Data from: Immunogenetic response of the bananaquit in the face of malarial parasites
Antonides, Jennifer et al. (2019), Data from: Immunogenetic response of the bananaquit in the face of malarial parasites, Dryad, Dataset, https://doi.org/10.5061/dryad.f47d293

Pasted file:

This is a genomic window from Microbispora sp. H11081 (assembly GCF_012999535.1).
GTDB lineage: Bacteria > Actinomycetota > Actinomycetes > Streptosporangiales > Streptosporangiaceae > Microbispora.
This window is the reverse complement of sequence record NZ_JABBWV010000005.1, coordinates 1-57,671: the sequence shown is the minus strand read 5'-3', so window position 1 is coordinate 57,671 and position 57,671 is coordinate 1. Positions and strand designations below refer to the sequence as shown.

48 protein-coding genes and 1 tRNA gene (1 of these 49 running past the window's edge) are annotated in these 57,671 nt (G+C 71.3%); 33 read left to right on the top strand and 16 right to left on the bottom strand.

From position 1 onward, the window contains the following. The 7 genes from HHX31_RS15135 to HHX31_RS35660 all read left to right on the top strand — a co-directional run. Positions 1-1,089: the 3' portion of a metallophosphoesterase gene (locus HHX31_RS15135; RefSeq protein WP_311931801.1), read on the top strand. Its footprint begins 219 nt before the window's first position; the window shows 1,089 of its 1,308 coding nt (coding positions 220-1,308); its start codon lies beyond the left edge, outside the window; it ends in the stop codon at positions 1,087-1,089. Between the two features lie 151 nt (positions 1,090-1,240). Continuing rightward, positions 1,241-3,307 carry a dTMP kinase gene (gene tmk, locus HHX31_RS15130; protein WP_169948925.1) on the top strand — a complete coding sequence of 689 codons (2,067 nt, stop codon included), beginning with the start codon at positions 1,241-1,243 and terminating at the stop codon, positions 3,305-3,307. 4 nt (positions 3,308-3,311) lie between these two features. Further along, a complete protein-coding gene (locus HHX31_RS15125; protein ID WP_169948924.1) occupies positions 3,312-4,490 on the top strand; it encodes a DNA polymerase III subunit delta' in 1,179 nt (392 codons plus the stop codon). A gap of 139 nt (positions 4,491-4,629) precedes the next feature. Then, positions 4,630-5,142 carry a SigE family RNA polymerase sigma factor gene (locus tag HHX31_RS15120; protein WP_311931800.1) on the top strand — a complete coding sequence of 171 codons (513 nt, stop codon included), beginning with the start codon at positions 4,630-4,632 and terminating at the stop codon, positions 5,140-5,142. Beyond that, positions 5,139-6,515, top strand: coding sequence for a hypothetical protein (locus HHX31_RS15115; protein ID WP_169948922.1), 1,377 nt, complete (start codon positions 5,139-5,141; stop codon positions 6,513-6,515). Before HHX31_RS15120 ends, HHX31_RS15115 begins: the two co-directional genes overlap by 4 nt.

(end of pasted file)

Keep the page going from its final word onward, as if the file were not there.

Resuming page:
Background: In the arms race between hosts and parasites, genes involved in the immune response are targets for natural selection. Toll-Like Receptor (TLR) genes play a role in parasite detection as part of the innate immune system whereas Major Histocompatibility Complex (MHC) genes encode proteins that display antigens as part of the vertebrate adaptive immune system. Thus, both gene families are under selection pressure from pathogens. The bananaquit (Coereba flaveola) is a passerine bird that is a common host of avian malarial parasites (Plasmodium sp. and Haemoproteus sp.). We assessed molecular variation of TLR and MHC genes in a wild population of bananaquits and identified allelic associations with resistance/susceptibility to parasitic infection to address hypotheses of avian immune response to haemosporidian parasites. Results: We found that allele frequencies are associated with infection status at the immune loci studied. A consistent general trend showed the infected groups possessed more alleles at lower frequencies, and exhibited unique alleles, compared to the uninfected group. Conclusions: Our results support the theory of natural selection favoring particular alleles for resistance while maintaining overall genetic diversity in the population, a mechanism which has been demonstrated in some systems in MHC previously but understudied in TLRs.